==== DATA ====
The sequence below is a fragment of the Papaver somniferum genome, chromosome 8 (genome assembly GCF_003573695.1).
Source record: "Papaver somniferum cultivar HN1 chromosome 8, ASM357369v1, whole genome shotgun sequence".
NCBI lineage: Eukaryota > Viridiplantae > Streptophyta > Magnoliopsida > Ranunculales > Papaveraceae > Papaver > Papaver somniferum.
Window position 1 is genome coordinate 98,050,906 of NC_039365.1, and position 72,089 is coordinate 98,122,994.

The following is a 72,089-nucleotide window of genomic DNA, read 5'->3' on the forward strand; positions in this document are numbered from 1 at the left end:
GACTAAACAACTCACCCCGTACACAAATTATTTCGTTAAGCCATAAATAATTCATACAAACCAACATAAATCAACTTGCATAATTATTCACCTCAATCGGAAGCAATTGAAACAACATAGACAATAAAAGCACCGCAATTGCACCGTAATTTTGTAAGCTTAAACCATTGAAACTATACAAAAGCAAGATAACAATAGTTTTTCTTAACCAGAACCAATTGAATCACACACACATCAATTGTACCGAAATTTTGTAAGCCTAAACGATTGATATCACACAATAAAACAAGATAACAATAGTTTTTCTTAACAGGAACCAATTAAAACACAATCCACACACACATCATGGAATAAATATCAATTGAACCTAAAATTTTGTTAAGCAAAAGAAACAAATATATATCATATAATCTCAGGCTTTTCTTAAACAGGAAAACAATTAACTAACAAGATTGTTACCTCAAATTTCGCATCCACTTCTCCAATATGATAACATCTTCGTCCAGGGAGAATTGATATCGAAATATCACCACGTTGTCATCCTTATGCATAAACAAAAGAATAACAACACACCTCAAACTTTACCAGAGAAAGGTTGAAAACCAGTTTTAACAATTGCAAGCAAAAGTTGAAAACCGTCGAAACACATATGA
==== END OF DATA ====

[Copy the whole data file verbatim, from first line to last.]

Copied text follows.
The sequence below is a fragment of the Papaver somniferum genome, chromosome 8 (genome assembly GCF_003573695.1).
Source record: "Papaver somniferum cultivar HN1 chromosome 8, ASM357369v1, whole genome shotgun sequence".
NCBI lineage: Eukaryota > Viridiplantae > Streptophyta > Magnoliopsida > Ranunculales > Papaveraceae > Papaver > Papaver somniferum.
Window position 1 is genome coordinate 98,050,906 of NC_039365.1, and position 72,089 is coordinate 98,122,994.

The following is a 72,089-nucleotide window of genomic DNA, read 5'->3' on the forward strand; positions in this document are numbered from 1 at the left end:
GACTAAACAACTCACCCCGTACACAAATTATTTCGTTAAGCCATAAATAATTCATACAAACCAACATAAATCAACTTGCATAATTATTCACCTCAATCGGAAGCAATTGAAACAACATAGACAATAAAAGCACCGCAATTGCACCGTAATTTTGTAAGCTTAAACCATTGAAACTATACAAAAGCAAGATAACAATAGTTTTTCTTAACCAGAACCAATTGAATCACACACACATCAATTGTACCGAAATTTTGTAAGCCTAAACGATTGATATCACACAATAAAACAAGATAACAATAGTTTTTCTTAACAGGAACCAATTAAAACACAATCCACACACACATCATGGAATAAATATCAATTGAACCTAAAATTTTGTTAAGCAAAAGAAACAAATATATATCATATAATCTCAGGCTTTTCTTAAACAGGAAAACAATTAACTAACAAGATTGTTACCTCAAATTTCGCATCCACTTCTCCAATATGATAACATCTTCGTCCAGGGAGAATTGATATCGAAATATCACCACGTTGTCATCCTTATGCATAAACAAAAGAATAACAACACACCTCAAACTTTACCAGAGAAAGGTTGAAAACCAGTTTTAACAATTGCAAGCAAAAGTTGAAAACCGTCGAAACACATATGA